UBC Graduate Research

Analysis of Campus Water Base Flows Using Metering Data Crozier, Aina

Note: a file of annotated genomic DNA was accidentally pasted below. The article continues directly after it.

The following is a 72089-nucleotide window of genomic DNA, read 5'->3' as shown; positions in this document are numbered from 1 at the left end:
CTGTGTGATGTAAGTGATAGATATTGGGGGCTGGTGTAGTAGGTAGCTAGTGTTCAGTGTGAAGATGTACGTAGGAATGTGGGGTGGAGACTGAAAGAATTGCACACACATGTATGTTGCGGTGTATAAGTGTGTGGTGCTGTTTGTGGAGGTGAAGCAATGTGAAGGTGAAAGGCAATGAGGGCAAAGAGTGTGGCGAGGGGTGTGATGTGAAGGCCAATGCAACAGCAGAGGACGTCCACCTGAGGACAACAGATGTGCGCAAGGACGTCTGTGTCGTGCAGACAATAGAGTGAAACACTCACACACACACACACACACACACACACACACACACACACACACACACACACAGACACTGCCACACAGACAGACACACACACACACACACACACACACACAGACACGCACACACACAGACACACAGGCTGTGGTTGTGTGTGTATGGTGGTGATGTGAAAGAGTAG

Water consumption in all buildings equipped with high resolution meters has been analyzed in detail in this study, with focus on their contribution to the high campus base flow (minimum) consumption, estimated at 50% of total annual consumption. A systematic approach has been applied to estimate the base flow by assuming that whatever is consuming water when occupancy is minimal during the non irrigation season is running continuously. Buildings have been identified and ranked accordingly. Since data was not easily acquired and there has been limited previous analysis, a lot of the time was spent on organizing, cleaning and exploring the data, as well as gaining confidence by discussing findings with stakeholders. The 55 primary buildings for which good quality data was available for the study period from July 2017 to July 2018 (the majority Core buildings), consume 24% of the Campus total supply and 35% of t he Campus base flows. This translated to current high resolution metered base flow consumption of ~660,000 cubic meters annually, or potential annual cost savings of almost $600,000 (17% of total water costs) if eliminated completely. It was also found that, as expected, Core buildings with Lab as primary usage have the highest water usage intensities and contribute more to campus base flows. Further, it is stated that more than 70% of the Campus water consumption is currently not accounted for in high resolution (Skyspark data). Recommendations from this study are to investigate whether the already high resolution metered base flow water consumption in buildings can be reduced, by, first, clearing up any confusions regarding where meters are located and the area and purpose they cover, and, second, evaluating the cost and feasibility of conserving the water. Further, the recommendation is to make sure that already installed high resolution meters are working properly and connected, and then prioritize additional meters in buildings with significant lab usage, as well as separate irrigation systems to help investigate potential leaks. Additionally, a number of recommendations related to improving data availability and quality are listed in this report, as the overall impression is that there should be substantial opportunity for water conservation in buildings and other systems if reliable data is available. As a contribution to this goal, the report is accompanied by an Excel spreadsheet containing all numerical and descriptive data that have been gathered in this study, including various statistics, metrics and charts to help provide a deeper understanding at the building level. Disclaimer: “UBC SEEDS provides students with the opportunity to share the findings of their studies, as well as their opinions, conclusions and recommendations with the UBC community. The reader should bear in mind that this is a student project/report and is not an official document of UBC. Furthermore readers should bear in mind that these reports may not reflect the current status of activities at UBC. We urge you to contact the research persons mentioned in a report or the SEEDS Coordinator about the current status of the subject matter of a project/report.”

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